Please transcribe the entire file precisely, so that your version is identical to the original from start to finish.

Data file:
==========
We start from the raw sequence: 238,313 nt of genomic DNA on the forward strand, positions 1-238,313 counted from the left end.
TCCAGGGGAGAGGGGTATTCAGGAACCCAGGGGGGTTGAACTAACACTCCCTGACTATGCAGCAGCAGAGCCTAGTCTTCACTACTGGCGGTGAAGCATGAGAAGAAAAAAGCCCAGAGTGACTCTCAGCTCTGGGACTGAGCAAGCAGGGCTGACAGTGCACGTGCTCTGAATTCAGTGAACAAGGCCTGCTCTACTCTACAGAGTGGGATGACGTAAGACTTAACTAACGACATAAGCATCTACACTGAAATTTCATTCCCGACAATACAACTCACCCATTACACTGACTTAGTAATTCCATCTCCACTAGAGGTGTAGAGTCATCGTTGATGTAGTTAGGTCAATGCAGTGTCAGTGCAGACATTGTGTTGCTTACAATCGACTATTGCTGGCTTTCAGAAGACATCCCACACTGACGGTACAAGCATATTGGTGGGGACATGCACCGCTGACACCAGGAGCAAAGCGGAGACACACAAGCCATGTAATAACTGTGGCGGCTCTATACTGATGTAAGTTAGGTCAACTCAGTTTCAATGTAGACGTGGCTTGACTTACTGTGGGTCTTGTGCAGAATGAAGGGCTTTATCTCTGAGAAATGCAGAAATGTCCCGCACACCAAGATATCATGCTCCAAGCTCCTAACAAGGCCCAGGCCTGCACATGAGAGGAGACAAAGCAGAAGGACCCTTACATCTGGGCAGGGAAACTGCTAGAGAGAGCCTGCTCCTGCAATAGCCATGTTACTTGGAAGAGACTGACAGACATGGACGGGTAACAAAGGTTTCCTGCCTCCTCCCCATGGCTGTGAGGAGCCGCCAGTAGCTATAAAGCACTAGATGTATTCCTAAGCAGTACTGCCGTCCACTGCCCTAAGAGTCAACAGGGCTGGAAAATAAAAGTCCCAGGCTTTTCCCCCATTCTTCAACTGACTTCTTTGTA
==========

We start from the raw sequence: 238,313 nt of genomic DNA on the forward strand, positions 1-238,313 counted from the left end.
TCCAGGGGAGAGGGGTATTCAGGAACCCAGGGGGGTTGAACTAACACTCCCTGACTATGCAGCAGCAGAGCCTAGTCTTCACTACTGGCGGTGAAGCATGAGAAGAAAAAAGCCCAGAGTGACTCTCAGCTCTGGGACTGAGCAAGCAGGGCTGACAGTGCACGTGCTCTGAATTCAGTGAACAAGGCCTGCTCTACTCTACAGAGTGGGATGACGTAAGACTTAACTAACGACATAAGCATCTACACTGAAATTTCATTCCCGACAATACAACTCACCCATTACACTGACTTAGTAATTCCATCTCCACTAGAGGTGTAGAGTCATCGTTGATGTAGTTAGGTCAATGCAGTGTCAGTGCAGACATTGTGTTGCTTACAATCGACTATTGCTGGCTTTCAGAAGACATCCCACACTGACGGTACAAGCATATTGGTGGGGACATGCACCGCTGACACCAGGAGCAAAGCGGAGACACACAAGCCATGTAATAACTGTGGCGGCTCTATACTGATGTAAGTTAGGTCAACTCAGTTTCAATGTAGACGTGGCTTGACTTACTGTGGGTCTTGTGCAGAATGAAGGGCTTTATCTCTGAGAAATGCAGAAATGTCCCGCACACCAAGATATCATGCTCCAAGCTCCTAACAAGGCCCAGGCCTGCACATGAGAGGAGACAAAGCAGAAGGACCCTTACATCTGGGCAGGGAAACTGCTAGAGAGAGCCTGCTCCTGCAATAGCCATGTTACTTGGAAGAGACTGACAGACATGGACGGGTAACAAAGGTTTCCTGCCTCCTCCCCATGGCTGTGAGGAGCCGCCAGTAGCTATAAAGCACTAGATGTATTCCTAAGCAGTACTGCCGTCCACTGCCCTAAGAGTCAACAGGGCTGGAAAATAAAAGTCCCAGGCTTTTCCCCCATTCTTCAACTGACTTCTTTGTA